Wednesday, June 27, 2012

bugging the bat

Last night I was on my way to bed.  My little de-worming experiment had left me exhausted.

While locking the back door, my ant compulsion kicked in.  I needed to ensure the leaf-cutters were not on the march.

I stepped outside, released the screen door, and knew I had made a mistake.  Just as I released the door, I saw something swoop into the house.  Something black.

A bat.  Thought I. 

And a pleasant thought it was not.  I love bats.  But a bat trapped in the house will die.  Leaving the screen door open would merely invite the mosquitoes in, and I would wish I had died.

My experience with chasing bats out of houses is that it is easier to stop the tides -- or to manage attorneys.

I took care of two minor ant invasions while I tried to work out a bat exit strategy.  I guess that would be a batxit.

Step one.  Find the bat. 

That should have been rather easy in my house.  It is simply a concrete box. 

But after spending about twenty minutes, I found nothing.  I even opened closet doors-- knowing fully well I could exacerbate the situation if the bat decided to sequester itself once I opened a potential escape route.

Without a bat, there was no step two.

So, off to bed I went.  When I turned out all the lights, I heard air movement in the living room.

At least, I now knew where my target was.

I flipped on the lights.  No bat.

But there was a large flying object.  A cicada.  A big one.  And it was noisy.

I love cicadas.  I find their summer calls to be comforting.  I suspect they remind me of some long-lost memories when summers held promise.

Unfortunately, this bit of winged nostalgia had crossed my path on a night where sleep, and not memories, held promise.  And this insect's noisy infatuation with the light bulb in my wall sconce was not part of my planned peaceful night.

Let me cut to the end of the story.  The cicada buzzes no more.  But it does make a rather good looking corpse.  Almost as if a hummingbird and Marty Feldman had produced a love child.

As a result, I slept the sleep of the self-satisfied.  With dreams of cicadas and bats in a summer garden.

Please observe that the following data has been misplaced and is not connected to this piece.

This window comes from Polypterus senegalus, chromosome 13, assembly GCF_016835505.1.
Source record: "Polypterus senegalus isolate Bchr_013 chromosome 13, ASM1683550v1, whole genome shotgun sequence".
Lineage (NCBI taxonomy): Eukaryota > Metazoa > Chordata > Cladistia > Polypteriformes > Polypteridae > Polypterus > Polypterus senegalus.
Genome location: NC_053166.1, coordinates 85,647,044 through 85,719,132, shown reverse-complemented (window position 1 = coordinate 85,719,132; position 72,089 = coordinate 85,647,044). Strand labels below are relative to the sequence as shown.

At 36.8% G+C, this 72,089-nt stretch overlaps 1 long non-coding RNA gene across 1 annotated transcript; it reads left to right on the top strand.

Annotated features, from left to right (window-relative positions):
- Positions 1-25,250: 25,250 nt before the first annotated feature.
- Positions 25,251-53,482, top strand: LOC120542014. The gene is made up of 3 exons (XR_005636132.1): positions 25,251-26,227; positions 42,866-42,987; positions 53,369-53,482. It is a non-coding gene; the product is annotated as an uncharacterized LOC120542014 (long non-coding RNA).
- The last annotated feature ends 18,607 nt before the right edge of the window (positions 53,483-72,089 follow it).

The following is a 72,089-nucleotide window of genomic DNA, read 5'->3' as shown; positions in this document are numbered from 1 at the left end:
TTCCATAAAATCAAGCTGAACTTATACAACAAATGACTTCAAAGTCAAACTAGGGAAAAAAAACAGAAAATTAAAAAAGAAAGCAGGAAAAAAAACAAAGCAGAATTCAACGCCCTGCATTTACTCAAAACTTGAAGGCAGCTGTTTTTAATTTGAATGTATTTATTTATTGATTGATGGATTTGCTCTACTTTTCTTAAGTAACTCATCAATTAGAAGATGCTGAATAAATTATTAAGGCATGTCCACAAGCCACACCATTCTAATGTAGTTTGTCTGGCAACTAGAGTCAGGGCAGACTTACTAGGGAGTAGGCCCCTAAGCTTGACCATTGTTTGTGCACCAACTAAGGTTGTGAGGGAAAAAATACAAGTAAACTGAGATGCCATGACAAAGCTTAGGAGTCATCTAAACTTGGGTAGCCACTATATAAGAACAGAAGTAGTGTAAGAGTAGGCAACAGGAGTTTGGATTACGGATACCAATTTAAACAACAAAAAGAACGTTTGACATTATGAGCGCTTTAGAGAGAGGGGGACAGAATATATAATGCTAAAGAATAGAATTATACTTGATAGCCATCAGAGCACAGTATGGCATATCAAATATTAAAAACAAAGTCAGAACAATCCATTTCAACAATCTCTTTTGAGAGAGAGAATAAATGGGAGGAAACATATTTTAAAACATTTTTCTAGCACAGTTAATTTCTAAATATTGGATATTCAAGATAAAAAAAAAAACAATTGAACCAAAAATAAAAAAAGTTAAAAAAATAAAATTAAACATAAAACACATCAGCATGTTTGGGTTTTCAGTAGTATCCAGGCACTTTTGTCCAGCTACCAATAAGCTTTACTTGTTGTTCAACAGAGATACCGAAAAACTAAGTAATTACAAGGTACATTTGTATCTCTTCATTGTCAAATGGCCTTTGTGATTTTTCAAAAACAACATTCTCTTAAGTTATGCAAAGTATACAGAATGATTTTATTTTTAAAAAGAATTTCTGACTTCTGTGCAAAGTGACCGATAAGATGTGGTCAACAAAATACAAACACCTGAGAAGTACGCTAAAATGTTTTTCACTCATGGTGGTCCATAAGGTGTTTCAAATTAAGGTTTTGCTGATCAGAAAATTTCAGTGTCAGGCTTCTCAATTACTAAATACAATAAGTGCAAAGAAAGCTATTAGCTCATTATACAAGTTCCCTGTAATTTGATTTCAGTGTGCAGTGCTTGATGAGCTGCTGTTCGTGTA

Babsofsanmiguel said...

Get thee to the highlands

Cineguy said...

The bat---he's so cuuuuute!  WOW, big eyes on that other thing. 

John Calypso said...

The bat will consume a LOT of mosquitoes - not that sharing quarters is   comforting at that. We have them flying in and out at the beach - they do not seem anymore interested in sharing quarters than us. They vacate first chance they get. And they are easier to be rid of than the cicadas. Neither situation would drive me to the  highlands ;-)

Steve Cotton said...

The Marty Feldman genes.

Steve Cotton said...

And miss all this fun?  Wait.  I forgot.  i can dance with the scorpions of San Miguel.

Steve Cotton said...

The nice thing about cicadas is there are always a choir of them to brighten up summer nights.

Dan in NC said...

A friend of mine in the UK, a few years back found out that he was a host to a colony of a protected species of bats in his attic! Could not touch the little buggers, and was designated by the local council as a "bat keeper" and required to ensure their safety . A simple butterfly net near the door assists in the relocation of unwanted it could be worse - you could, ACTUALLY, have bats in your belfry! (all ways wanted to say that!) LOL!
Dan in NC

Steve Cotton said...

It could have been worse.  Bats in the closet!

DonCuevas said...

We have had the experience of crawling on hands and knees and bellies in a sharp, gravel bedded cave stream crawlway, with hundreds of bats streaming past. The reward for such unpleasantness was to be able to climb up out of the stream level to much more capacious galleries, lined with mounds of guano and reeking of ammonia.

(That was in southwestern Missouri, years ago. If we were ever to locate the mysterious cave of Las Cuevas, I would not go in it.)

Saludos, Don Cuevas 

Felipe Zapata said...

I see clearly why you want to live in the tropics. You are insane.

Steve Cotton said...

There is a bat cave here in Melaque I have wanted to explore, but have not got around to.  I have heard from an"expert" that anyone entering the cave should wear a ventilator.  Not for the smell, but because of some rather nasty organisms that float in the air.

Steve Cotton said...

Are there no cicadas in your neck of the woods?  I thought they survived almost everywhere.  We even had them in Oregon.

Felipe Zapata said...

 Cicadas are not a problem. We have bats, of course, lots of them. But I do not invite them inside.

Andean said...

Most meds have side

Steve Cotton said...

I have often contended that most things we see in life are not really what we think we are seeing.  Medications just keep the play rolling along.

By the way, I saw a doctor.  And just as doctors do (especially those who run drug stores), she sold me more chemicals.